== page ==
Join for FREE, and start talking with other members, weighing in on community discussions, and more.
Also, by registering and logging in you'll see fewer ads and pesky welcome messages (like this one!)
The AP Program recognizes the autonomy of secondary schools and districts in setting AP course participation policies that best meet their students’ unique needs and learning goals. At the same time, AP courses are specifically designed to provide challenging, college-level coursework for willing and academically prepared high school students. Student performance on AP Exams illustrate that in many cases AP courses are best positioned as part of a student’s 11th and 12th grade academic experience. Some subject areas, however, such as World History and European History, can be successfully offered to academically prepared 10th grade students.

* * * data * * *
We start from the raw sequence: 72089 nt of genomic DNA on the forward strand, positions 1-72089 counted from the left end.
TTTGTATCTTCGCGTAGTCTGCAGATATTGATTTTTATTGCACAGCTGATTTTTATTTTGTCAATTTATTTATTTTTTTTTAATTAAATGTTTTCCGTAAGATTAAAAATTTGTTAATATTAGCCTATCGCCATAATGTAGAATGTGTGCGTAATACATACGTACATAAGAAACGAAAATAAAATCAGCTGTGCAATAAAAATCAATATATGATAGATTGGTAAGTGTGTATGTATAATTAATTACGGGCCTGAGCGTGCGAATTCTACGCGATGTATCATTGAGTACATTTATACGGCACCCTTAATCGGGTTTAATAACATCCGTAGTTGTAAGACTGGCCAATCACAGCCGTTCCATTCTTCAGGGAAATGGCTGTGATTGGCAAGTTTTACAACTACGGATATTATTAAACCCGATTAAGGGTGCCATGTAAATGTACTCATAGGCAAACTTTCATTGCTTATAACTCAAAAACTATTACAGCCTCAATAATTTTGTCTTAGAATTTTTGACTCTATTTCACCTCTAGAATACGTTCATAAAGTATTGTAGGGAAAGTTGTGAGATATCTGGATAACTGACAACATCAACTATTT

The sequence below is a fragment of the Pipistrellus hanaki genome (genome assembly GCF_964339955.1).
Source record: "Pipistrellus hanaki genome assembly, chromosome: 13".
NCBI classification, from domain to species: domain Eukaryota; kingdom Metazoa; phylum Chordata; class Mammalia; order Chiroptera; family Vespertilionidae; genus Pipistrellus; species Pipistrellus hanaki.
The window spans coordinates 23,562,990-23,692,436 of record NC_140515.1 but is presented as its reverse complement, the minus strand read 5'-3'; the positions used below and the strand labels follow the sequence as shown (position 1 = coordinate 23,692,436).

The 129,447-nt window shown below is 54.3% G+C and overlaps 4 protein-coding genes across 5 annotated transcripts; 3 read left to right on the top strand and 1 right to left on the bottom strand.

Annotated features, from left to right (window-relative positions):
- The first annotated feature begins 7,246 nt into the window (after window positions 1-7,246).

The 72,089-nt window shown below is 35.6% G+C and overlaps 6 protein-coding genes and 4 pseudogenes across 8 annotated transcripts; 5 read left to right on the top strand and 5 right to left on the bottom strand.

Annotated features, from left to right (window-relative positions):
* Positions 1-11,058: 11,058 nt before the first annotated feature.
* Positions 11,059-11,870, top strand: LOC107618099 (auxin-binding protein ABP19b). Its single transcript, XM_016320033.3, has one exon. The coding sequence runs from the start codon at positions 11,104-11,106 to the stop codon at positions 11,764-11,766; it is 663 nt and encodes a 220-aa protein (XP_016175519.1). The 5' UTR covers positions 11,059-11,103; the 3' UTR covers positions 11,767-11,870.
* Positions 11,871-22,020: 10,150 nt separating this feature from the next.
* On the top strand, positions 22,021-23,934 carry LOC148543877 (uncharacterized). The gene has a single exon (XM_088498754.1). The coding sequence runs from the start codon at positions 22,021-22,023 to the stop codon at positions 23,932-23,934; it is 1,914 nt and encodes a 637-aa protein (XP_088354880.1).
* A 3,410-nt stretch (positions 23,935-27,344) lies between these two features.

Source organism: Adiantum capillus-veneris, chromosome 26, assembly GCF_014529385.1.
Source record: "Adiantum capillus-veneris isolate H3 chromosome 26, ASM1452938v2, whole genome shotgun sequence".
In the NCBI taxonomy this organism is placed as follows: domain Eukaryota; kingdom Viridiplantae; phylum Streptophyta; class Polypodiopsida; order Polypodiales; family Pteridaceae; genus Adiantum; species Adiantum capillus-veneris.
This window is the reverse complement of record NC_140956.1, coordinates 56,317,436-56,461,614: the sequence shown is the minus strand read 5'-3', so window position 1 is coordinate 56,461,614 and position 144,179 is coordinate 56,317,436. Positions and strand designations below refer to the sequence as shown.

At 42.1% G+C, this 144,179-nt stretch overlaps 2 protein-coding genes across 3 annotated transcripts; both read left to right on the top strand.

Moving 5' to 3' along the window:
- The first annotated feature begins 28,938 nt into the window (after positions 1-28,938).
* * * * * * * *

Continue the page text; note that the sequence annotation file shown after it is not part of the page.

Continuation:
Educators should be mindful of the following when considering offering AP to younger students. AP courses are rarely offered in 9th grade, and exam results show that, for the most part, 9th grade students are not sufficiently prepared to participate in a college-level course. Therefore, the College Board believes these students would be better served by coursework focusing on the academic building blocks necessary for later, successful enrollment in college-level courses. Many college admissions officers support this position, feeling that students should not be rushed into AP coursework, but should instead develop the necessary skills and conceptual understandings in foundational courses prior to enrolling in AP. AP coursework completed in 9th grade is not often deemed credible by the higher education community.